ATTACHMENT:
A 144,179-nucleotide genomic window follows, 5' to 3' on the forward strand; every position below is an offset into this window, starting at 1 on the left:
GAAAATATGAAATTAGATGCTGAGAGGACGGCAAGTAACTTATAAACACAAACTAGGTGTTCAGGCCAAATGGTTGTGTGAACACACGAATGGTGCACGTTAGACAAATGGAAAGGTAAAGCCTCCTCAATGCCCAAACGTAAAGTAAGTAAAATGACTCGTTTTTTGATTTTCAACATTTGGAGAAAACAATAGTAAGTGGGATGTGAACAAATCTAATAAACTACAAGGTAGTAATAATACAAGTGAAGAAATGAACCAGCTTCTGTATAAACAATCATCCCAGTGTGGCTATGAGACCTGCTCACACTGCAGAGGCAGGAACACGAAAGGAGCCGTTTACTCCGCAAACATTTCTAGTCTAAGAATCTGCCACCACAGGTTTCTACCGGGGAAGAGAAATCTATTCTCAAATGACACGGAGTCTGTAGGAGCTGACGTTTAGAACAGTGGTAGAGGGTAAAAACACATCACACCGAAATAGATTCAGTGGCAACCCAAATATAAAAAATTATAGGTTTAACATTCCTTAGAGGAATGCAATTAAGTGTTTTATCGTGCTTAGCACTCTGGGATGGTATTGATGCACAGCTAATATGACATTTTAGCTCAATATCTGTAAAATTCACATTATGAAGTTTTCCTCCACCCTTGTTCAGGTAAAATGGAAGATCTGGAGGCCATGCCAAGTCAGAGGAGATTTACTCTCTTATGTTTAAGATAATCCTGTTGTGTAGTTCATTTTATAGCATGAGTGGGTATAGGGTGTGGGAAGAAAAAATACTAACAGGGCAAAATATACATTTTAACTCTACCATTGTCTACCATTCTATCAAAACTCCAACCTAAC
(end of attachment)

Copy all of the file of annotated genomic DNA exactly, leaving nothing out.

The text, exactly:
A 144,179-nucleotide genomic window follows, 5' to 3' on the forward strand; every position below is an offset into this window, starting at 1 on the left:
GAAAATATGAAATTAGATGCTGAGAGGACGGCAAGTAACTTATAAACACAAACTAGGTGTTCAGGCCAAATGGTTGTGTGAACACACGAATGGTGCACGTTAGACAAATGGAAAGGTAAAGCCTCCTCAATGCCCAAACGTAAAGTAAGTAAAATGACTCGTTTTTTGATTTTCAACATTTGGAGAAAACAATAGTAAGTGGGATGTGAACAAATCTAATAAACTACAAGGTAGTAATAATACAAGTGAAGAAATGAACCAGCTTCTGTATAAACAATCATCCCAGTGTGGCTATGAGACCTGCTCACACTGCAGAGGCAGGAACACGAAAGGAGCCGTTTACTCCGCAAACATTTCTAGTCTAAGAATCTGCCACCACAGGTTTCTACCGGGGAAGAGAAATCTATTCTCAAATGACACGGAGTCTGTAGGAGCTGACGTTTAGAACAGTGGTAGAGGGTAAAAACACATCACACCGAAATAGATTCAGTGGCAACCCAAATATAAAAAATTATAGGTTTAACATTCCTTAGAGGAATGCAATTAAGTGTTTTATCGTGCTTAGCACTCTGGGATGGTATTGATGCACAGCTAATATGACATTTTAGCTCAATATCTGTAAAATTCACATTATGAAGTTTTCCTCCACCCTTGTTCAGGTAAAATGGAAGATCTGGAGGCCATGCCAAGTCAGAGGAGATTTACTCTCTTATGTTTAAGATAATCCTGTTGTGTAGTTCATTTTATAGCATGAGTGGGTATAGGGTGTGGGAAGAAAAAATACTAACAGGGCAAAATATACATTTTAACTCTACCATTGTCTACCATTCTATCAAAACTCCAACCTAAC